There’s a certain pleasure in arriving at a usual haunt and having the server pour your favorite libation without a word. But sometimes it’s fun to swing by a place where everybody doesn’t know your name.
Suddenly, even just a few minutes from home, possibilities seem to burgeon: You might make friends with a stranger, try a drink you’ve never heard of before or feel brave enough to wow the crowd with a spot-on karaoke rendition. The quirkier the place, the more fun is likely to be in store.
To offer you some options, a couple of Seven Days staffers volunteered to visit a few truly unusual bars. Staff writer Andy Bromage got to sample beers — and learn about the mysteries of trout fishing — at the Blackback Pub & Flyshop in Waterbury.
Meanwhile, food editor Suzanne Podhaizer stopped at Waitsfield’s Big Picture Theater and Café, the state’s only combination movie theater, bar, restaurant, flea market, community gathering space and doughnut shop. Then she headed to the only bar in Middlesex, located in Nutty Steph’s granola and chocolate shop, for some uncommon edibles.
Though food writer Alice Levitt toured some other curiosities around the state, we were struck by the coincidence of locating three such colorful spots in Washington County. Was it just chance? Or do central Vermonters know how to have an especially good time?
When he was in college, Ricky Binet would go to keg parties armed with a six-pack of fine English ale. While his buddies swilled Natty Light out of plastic cups, he would pour six bottles of Fuller’s into a pitcher and drink that instead.
Binet doesn’t suffer bad beers, and it shows at the watering hole he now owns in downtown Waterbury, the Blackback Pub & Flyshop. His nine taps feature a rotating selection of some of the world’s best small-batch beers, from Old Rasputin’s Russian Imperial Stout by California’s North Coast Brewing Co. to the almost wine-flavored Dark Woods by Nantucket’s Cisco Brewers.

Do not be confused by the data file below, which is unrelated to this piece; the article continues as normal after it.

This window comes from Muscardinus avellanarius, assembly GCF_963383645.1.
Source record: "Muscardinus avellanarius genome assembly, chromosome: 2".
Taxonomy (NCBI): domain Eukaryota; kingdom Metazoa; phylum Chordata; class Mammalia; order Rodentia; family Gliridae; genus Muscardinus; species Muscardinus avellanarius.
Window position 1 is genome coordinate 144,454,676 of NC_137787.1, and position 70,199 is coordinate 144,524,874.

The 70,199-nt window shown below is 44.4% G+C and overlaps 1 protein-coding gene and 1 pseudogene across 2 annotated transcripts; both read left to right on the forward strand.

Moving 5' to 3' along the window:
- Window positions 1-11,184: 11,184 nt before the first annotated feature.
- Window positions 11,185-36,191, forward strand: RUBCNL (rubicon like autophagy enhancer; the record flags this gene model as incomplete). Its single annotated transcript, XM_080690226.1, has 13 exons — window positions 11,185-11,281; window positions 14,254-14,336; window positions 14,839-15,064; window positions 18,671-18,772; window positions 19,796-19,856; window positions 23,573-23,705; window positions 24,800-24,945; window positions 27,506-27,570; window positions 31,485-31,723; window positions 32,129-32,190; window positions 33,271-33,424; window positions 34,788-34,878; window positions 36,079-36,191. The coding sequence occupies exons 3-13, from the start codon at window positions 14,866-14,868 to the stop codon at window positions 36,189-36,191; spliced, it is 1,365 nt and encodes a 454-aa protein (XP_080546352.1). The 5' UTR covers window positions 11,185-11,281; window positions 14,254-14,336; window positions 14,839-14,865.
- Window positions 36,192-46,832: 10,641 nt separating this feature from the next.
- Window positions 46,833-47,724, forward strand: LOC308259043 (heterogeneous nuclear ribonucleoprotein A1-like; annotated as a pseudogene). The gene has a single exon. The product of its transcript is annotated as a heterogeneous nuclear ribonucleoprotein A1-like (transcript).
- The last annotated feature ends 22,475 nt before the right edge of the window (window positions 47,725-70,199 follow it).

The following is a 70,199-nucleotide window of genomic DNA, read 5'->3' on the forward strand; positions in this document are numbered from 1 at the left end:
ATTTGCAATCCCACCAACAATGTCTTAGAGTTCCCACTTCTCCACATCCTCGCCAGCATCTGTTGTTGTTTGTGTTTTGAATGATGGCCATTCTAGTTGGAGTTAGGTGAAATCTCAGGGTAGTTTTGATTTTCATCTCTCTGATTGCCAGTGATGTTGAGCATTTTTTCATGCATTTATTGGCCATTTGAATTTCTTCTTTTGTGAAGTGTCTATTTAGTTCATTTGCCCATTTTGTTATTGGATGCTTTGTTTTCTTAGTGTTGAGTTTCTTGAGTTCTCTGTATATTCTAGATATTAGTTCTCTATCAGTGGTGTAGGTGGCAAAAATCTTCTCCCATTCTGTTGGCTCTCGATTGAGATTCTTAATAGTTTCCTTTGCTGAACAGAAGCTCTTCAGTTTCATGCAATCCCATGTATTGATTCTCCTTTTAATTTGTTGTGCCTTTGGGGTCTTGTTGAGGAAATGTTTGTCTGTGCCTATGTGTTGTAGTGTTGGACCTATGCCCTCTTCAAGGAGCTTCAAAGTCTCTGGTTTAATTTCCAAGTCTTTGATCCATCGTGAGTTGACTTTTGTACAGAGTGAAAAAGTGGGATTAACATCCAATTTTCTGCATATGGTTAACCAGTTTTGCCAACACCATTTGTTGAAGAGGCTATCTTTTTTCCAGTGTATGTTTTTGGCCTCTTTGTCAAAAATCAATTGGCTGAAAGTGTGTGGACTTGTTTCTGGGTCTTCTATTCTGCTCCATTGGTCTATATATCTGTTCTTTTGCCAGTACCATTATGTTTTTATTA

But, on a sweltering day last week, the main attraction was three handcrafted India pale ales by local brewer Shaun Hill, whose Hill Farmstead Brewery in Greensboro won two golds and one silver at the biennial World Beer Cup in Chicago this year.
The single-hop Sorachi Ace IPA and its cousin, the Citra IPA, have been generating buzz, Binet says. But the crowd favorite — the one beer the Blackback never rotates out if Binet can help it — is the Edward IPA, a bitter, almost lemony ale named after the brewer’s grandfather.
“The Vermont Legislature should convene and declare this the official Vermont state beer,” Binet says, dead seriously.
Hard-to-find draft beer isn’t the only thing that sets the Blackback apart. As its name suggests, the pub doubles as a fly shop — as in fly-fishing — and sells lures, rods and reels. Binet is a fly-fishing nut who moonlights as a fishing guide on the Lamoille, White and Clyde rivers. He would normally fly-fish 100 days a year, he says, but that changed recently with the opening of the bar and the birth of his baby boy. Now, Binet says he’s “bar bound and baby bound.”
Flies with names such as Tung Prince and Swisher’s Rub-a-Dub sit in glass-topped boxes on the windowsill behind the bar stools and sell for $2 apiece. New Hardy rods and reels — and vintage bamboo rods made by Orvis and South Bend — rest on the wooden beams above the bar. Binet says fishing equipment sales are steady; he’s sold a few rods and guesses he sells a half-dozen flies per week. For anyone who buys a rod, Binet throws in free fly line, casting lessons and a guided fishing trip.
“I basically do a boot camp,” he says.
A Vermont Law School graduate, Binet worked for years as a lawyer, first as a Bennington County prosecutor and later doing criminal defense work. He grew tired of the job, he says, and finally decided to hang up the suit in favor of his barkeep’s uniform: shorts, T-shirts and baseball caps.
“I love beer, love bartending and didn’t want to be a lawyer anymore,” he says.
So Binet opened the Blackback this past February in a Main Street storefront last occupied by a yarn store — just across from one of Vermont’s most celebrated brewpubs, The Alchemist. “Blackback” is a nickname for the brook trout.
His ale education came from home brewing in college and tasting every beer he could in the years that followed. He’s tended bar in Florida, England and Vermont.